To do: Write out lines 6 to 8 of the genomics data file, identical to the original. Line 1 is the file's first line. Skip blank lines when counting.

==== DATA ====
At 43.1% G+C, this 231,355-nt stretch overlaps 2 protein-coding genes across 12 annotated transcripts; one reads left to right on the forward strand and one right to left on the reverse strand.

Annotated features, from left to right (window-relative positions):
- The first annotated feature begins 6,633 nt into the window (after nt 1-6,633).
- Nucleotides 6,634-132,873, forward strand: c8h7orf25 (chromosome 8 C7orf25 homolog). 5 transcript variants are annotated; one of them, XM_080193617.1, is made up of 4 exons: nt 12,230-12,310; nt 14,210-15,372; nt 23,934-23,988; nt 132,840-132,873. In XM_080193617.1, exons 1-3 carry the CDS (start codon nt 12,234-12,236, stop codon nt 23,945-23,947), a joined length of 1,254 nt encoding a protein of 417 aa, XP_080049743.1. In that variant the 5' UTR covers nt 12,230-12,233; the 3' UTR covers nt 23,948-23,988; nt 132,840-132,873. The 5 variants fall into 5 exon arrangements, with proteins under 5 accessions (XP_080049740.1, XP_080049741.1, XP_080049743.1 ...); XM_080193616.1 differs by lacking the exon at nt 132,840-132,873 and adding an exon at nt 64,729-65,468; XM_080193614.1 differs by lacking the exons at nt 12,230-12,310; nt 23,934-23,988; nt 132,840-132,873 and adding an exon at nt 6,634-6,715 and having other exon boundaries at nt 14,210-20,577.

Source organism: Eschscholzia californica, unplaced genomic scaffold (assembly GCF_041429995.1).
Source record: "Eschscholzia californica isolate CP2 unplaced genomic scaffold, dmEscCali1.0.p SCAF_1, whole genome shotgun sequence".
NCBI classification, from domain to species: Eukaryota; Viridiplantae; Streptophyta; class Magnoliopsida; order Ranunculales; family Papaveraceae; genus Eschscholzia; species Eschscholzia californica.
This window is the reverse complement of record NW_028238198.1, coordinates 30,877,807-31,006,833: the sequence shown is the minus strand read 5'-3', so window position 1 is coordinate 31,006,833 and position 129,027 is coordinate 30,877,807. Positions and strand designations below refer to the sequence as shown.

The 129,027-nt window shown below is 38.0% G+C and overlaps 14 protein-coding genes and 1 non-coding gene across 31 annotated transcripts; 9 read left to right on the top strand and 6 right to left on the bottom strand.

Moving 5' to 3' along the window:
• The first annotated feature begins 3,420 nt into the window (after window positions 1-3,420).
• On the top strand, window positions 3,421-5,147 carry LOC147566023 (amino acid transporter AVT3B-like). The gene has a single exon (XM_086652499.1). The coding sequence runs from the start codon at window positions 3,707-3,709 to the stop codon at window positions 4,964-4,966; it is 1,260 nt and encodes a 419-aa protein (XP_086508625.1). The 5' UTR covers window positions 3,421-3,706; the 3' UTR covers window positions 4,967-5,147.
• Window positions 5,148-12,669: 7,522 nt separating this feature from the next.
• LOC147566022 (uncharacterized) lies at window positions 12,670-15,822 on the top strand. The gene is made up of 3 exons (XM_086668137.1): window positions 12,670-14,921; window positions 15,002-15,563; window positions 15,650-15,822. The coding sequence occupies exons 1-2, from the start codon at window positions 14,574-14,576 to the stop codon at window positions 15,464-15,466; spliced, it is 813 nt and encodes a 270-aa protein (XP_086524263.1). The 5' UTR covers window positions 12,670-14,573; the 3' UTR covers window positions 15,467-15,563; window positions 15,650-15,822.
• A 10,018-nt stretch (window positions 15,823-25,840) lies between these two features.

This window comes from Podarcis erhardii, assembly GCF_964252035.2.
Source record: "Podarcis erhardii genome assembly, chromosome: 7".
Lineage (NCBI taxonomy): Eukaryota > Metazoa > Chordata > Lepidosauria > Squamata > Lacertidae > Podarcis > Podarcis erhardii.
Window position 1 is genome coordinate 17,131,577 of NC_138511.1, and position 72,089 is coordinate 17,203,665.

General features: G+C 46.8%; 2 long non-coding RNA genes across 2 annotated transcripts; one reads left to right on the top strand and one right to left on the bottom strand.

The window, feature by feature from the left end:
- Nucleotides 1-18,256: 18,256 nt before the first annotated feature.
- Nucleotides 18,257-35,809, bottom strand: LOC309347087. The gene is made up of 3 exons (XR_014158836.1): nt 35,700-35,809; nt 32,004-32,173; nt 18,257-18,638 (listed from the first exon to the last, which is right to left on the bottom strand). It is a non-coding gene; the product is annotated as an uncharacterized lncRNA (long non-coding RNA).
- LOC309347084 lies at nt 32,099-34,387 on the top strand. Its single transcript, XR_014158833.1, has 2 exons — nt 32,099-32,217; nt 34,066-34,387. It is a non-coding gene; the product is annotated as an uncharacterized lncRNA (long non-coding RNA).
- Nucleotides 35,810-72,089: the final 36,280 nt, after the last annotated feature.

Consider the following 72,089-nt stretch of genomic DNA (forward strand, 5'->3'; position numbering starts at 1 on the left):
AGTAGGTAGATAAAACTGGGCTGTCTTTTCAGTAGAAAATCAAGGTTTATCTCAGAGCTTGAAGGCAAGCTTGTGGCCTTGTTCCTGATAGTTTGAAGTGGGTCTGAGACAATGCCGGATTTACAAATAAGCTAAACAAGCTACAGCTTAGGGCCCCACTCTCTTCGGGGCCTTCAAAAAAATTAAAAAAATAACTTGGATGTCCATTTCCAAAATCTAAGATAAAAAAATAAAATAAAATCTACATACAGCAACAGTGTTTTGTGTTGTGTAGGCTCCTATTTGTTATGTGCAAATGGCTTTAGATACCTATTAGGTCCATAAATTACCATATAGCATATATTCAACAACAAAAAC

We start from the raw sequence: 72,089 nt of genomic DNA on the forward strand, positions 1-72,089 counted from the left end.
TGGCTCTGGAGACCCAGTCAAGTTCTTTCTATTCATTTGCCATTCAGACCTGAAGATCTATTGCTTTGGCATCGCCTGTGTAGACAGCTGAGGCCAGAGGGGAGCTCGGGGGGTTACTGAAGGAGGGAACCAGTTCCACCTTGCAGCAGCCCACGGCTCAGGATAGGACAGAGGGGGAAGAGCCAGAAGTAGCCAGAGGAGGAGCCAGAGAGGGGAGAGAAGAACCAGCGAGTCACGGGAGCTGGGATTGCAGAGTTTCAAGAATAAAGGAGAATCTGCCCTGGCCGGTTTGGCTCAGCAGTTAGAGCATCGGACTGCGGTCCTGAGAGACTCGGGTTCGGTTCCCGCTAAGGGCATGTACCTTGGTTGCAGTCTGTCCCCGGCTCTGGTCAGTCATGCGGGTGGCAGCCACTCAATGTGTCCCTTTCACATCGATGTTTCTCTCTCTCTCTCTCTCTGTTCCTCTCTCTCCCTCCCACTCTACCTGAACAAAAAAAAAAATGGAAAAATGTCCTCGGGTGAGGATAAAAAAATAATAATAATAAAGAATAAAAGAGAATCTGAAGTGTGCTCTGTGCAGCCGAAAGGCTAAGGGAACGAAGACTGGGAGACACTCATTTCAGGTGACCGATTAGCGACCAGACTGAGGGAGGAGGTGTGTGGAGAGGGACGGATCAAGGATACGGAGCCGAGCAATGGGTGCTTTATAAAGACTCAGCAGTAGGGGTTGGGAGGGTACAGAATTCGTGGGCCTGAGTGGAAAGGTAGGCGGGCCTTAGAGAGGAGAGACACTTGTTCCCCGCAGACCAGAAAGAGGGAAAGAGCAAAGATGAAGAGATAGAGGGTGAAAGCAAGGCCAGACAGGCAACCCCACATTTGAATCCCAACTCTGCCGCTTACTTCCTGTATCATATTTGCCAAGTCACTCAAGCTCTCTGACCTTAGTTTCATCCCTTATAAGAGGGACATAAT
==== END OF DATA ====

Source record: "Eschscholzia californica isolate CP2 unplaced genomic scaffold, dmEscCali1.0.p SCAF_1, whole genome shotgun sequence".
NCBI classification, from domain to species: Eukaryota; Viridiplantae; Streptophyta; class Magnoliopsida; order Ranunculales; family Papaveraceae; genus Eschscholzia; species Eschscholzia californica.
This window is the reverse complement of record NW_028238198.1, coordinates 30,877,807-31,006,833: the sequence shown is the minus strand read 5'-3', so window position 1 is coordinate 31,006,833 and position 129,027 is coordinate 30,877,807. Positions and strand designations below refer to the sequence as shown.